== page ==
Let’s start with the material: the Sibilla-Chêneau, used at Isico, is of monovalve construction and it is made of polyethylene, whereas the Sforzesco has two valves and is made from a much more rigid material. Its two parts are linked to posterior fasteners, and there is sometimes an aluminium rod at the back, too. Being more rigid, the Sforzesco has shown the same efficacy as the old system of plaster casting, but with the huge advantage of being removable for bathing/showering.

The Sibilla-Chêneau tends to be used to treat milder cases with less rigid scoliotic curves; it is also preferred for pre-pubertal patients. The Sforzesco, on the other hand, is used for more severe scoliosis with more rigid curves (for example, in youngsters with greater bone maturation). 

In some cases, patients start off with a Sibilla-Chêneau brace but subsequently switch to a Sforzesco one if the scoliosis becomes too aggressive (a decision reflecting the concept that the treatment should evolve gradually): on a hypothetical treatment scale, we can say that the Sforzesco (a super-rigid brace) is one step up from the Sibilla-Chêneau (a rigid brace).

At Isico, both these braces are prepared in accordance with the SPoRT (Symmetrical, Patient-oriented, Rigid, Three-dimensional) concept of bracing.

 “Symmetrical” means that the brace, externally, appears almost perfectly symmetrical, which makes it unobtrusive and helps to replicate the natural shape of the human body. In other words, for aesthetic reasons, it is outwardly symmetrical. By contrast, internally the brace acts asymmetrically, exerting a three-dimensional corrective action on the deformity. 

The brace is defined “Patient-oriented” on account of its wearability, and therefore tolerability. Being very closely fitting, it moves with the patient, and it does not restrict arm and leg movements at all. Furthermore, since it is easy to conceal, patients accept it readily, rather than merely putting up with it.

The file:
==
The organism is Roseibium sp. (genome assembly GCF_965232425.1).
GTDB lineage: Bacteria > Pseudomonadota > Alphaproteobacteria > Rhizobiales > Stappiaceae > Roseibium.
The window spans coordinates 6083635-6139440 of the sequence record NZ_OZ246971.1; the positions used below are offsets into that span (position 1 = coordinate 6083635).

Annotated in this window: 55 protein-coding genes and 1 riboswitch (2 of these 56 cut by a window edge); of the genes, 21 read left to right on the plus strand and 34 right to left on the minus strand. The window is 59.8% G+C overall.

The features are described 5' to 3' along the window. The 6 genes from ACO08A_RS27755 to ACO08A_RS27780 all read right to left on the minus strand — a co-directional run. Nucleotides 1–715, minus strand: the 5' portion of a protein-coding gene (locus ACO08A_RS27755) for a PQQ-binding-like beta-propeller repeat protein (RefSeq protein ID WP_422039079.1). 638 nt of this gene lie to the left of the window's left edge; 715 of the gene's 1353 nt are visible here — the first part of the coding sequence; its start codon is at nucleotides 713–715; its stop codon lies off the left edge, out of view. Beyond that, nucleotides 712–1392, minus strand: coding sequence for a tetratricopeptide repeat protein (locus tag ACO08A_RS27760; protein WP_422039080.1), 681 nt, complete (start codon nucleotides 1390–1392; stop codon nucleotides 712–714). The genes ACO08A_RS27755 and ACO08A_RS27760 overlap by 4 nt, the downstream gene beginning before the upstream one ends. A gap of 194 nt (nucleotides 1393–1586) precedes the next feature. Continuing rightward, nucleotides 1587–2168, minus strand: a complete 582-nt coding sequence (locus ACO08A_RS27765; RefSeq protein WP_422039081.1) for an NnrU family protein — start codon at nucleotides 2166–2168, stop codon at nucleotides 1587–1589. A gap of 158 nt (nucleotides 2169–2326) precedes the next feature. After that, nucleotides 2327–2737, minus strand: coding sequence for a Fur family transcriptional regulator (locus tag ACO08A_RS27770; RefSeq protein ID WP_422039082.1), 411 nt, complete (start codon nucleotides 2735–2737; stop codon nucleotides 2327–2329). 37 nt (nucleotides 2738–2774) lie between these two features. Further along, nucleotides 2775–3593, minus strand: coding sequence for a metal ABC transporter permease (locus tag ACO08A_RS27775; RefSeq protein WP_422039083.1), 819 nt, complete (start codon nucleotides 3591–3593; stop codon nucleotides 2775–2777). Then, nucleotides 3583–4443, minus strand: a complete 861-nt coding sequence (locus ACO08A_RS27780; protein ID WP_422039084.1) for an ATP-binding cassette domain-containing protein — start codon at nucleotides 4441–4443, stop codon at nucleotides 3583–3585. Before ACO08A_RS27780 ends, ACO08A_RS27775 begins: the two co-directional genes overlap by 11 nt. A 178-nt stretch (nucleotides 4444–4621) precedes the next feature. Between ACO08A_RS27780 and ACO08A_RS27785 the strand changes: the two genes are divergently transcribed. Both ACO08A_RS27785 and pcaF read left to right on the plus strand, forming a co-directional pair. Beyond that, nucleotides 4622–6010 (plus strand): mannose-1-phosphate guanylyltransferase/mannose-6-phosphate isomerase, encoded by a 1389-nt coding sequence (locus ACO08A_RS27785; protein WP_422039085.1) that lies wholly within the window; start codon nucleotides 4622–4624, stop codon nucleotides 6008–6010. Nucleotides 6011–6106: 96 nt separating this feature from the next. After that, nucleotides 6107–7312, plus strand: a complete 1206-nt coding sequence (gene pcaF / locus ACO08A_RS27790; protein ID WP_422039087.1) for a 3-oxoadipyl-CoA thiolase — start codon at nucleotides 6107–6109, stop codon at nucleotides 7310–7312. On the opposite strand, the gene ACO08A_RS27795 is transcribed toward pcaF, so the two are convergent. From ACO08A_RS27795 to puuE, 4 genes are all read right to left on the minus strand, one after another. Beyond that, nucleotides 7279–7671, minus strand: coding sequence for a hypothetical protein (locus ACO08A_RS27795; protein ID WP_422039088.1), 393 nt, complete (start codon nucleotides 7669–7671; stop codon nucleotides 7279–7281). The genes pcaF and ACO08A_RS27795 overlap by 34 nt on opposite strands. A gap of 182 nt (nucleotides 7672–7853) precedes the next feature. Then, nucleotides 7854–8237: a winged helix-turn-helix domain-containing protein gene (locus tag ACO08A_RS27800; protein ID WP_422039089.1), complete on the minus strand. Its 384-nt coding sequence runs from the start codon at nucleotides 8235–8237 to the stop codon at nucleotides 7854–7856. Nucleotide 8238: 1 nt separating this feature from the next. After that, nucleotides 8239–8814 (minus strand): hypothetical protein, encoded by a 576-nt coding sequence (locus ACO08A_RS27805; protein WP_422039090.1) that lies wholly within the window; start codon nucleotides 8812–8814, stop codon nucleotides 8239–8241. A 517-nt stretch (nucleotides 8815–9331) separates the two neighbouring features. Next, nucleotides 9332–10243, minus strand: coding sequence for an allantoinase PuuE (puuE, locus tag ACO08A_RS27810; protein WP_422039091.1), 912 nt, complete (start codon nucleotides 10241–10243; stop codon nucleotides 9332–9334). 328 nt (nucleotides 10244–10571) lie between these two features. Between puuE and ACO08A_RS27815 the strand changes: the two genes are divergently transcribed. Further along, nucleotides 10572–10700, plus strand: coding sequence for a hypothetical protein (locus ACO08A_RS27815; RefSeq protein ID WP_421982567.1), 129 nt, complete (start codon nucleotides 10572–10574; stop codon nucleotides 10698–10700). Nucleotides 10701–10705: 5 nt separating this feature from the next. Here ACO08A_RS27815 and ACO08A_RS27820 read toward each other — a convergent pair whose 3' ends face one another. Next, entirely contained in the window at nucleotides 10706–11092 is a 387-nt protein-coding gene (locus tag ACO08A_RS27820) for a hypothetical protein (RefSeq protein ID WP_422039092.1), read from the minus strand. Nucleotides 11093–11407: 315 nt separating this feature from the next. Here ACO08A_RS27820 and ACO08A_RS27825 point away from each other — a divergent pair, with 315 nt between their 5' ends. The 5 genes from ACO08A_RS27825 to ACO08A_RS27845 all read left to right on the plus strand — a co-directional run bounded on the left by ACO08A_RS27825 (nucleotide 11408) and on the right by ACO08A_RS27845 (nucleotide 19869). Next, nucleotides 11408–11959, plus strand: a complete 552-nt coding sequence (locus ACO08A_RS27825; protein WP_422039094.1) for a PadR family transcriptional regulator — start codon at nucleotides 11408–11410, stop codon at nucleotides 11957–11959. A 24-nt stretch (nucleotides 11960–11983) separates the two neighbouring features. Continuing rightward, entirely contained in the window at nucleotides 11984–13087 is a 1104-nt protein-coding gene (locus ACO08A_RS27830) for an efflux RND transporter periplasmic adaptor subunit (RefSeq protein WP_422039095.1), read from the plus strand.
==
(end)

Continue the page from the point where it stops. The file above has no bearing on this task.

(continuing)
The term “Rigid” refers to the type of material used.

Finally, “Three-dimensional” refers to the corrective action of this type of brace on the spine; technically speaking, the brace pushes in a down-up direction; overall, the transmission of the corrective forces to the spine is carefully balanced in such a way as to obtain optimal correction in all three planes of space, without any of the three being allowed to dominate.

As explained at the start, another type of Chêneau brace is also used worldwide; in Italy, we call this the Chêneau 2000: it is an asymmetrical brace that uses expansion chambers. It remains clearly asymmetrical, even externally.  We, on the other hand, prefer to use the symmetrical version of the Chêneau, in order to respect the SPoRT concept mentioned above and also because it favours compliance. Indeed, applying our school of thought, we have obtained, in our patients, the best bracing results recorded anywhere in the world, and this is thanks, in part, to the type of braces we use. Naturally, braces only work if patients actually wear them, and the easier they are to conceal under clothes, the more patients will wear them.